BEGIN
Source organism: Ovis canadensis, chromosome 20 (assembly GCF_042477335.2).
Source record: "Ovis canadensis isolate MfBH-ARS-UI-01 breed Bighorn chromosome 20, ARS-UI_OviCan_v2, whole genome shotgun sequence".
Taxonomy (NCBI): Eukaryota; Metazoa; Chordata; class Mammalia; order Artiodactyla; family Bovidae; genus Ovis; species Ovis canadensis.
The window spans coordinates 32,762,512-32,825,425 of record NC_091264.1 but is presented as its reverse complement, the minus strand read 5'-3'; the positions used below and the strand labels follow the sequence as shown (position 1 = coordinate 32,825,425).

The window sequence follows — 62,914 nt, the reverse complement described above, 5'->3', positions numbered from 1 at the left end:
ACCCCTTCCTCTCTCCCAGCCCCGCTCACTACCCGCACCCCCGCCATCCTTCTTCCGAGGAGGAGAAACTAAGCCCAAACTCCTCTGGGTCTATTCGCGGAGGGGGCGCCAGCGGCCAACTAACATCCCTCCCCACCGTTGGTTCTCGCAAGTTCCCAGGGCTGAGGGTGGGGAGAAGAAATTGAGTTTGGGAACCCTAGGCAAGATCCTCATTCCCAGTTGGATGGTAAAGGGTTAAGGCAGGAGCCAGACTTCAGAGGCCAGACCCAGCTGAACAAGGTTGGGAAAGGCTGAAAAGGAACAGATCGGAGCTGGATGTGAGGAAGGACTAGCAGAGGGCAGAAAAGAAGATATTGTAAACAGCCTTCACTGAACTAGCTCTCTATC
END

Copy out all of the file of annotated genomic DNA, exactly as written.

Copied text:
Source organism: Ovis canadensis, chromosome 20 (assembly GCF_042477335.2).
Source record: "Ovis canadensis isolate MfBH-ARS-UI-01 breed Bighorn chromosome 20, ARS-UI_OviCan_v2, whole genome shotgun sequence".
Taxonomy (NCBI): Eukaryota; Metazoa; Chordata; class Mammalia; order Artiodactyla; family Bovidae; genus Ovis; species Ovis canadensis.
The window spans coordinates 32,762,512-32,825,425 of record NC_091264.1 but is presented as its reverse complement, the minus strand read 5'-3'; the positions used below and the strand labels follow the sequence as shown (position 1 = coordinate 32,825,425).

The window sequence follows — 62,914 nt, the reverse complement described above, 5'->3', positions numbered from 1 at the left end:
ACCCCTTCCTCTCTCCCAGCCCCGCTCACTACCCGCACCCCCGCCATCCTTCTTCCGAGGAGGAGAAACTAAGCCCAAACTCCTCTGGGTCTATTCGCGGAGGGGGCGCCAGCGGCCAACTAACATCCCTCCCCACCGTTGGTTCTCGCAAGTTCCCAGGGCTGAGGGTGGGGAGAAGAAATTGAGTTTGGGAACCCTAGGCAAGATCCTCATTCCCAGTTGGATGGTAAAGGGTTAAGGCAGGAGCCAGACTTCAGAGGCCAGACCCAGCTGAACAAGGTTGGGAAAGGCTGAAAAGGAACAGATCGGAGCTGGATGTGAGGAAGGACTAGCAGAGGGCAGAAAAGAAGATATTGTAAACAGCCTTCACTGAACTAGCTCTCTATC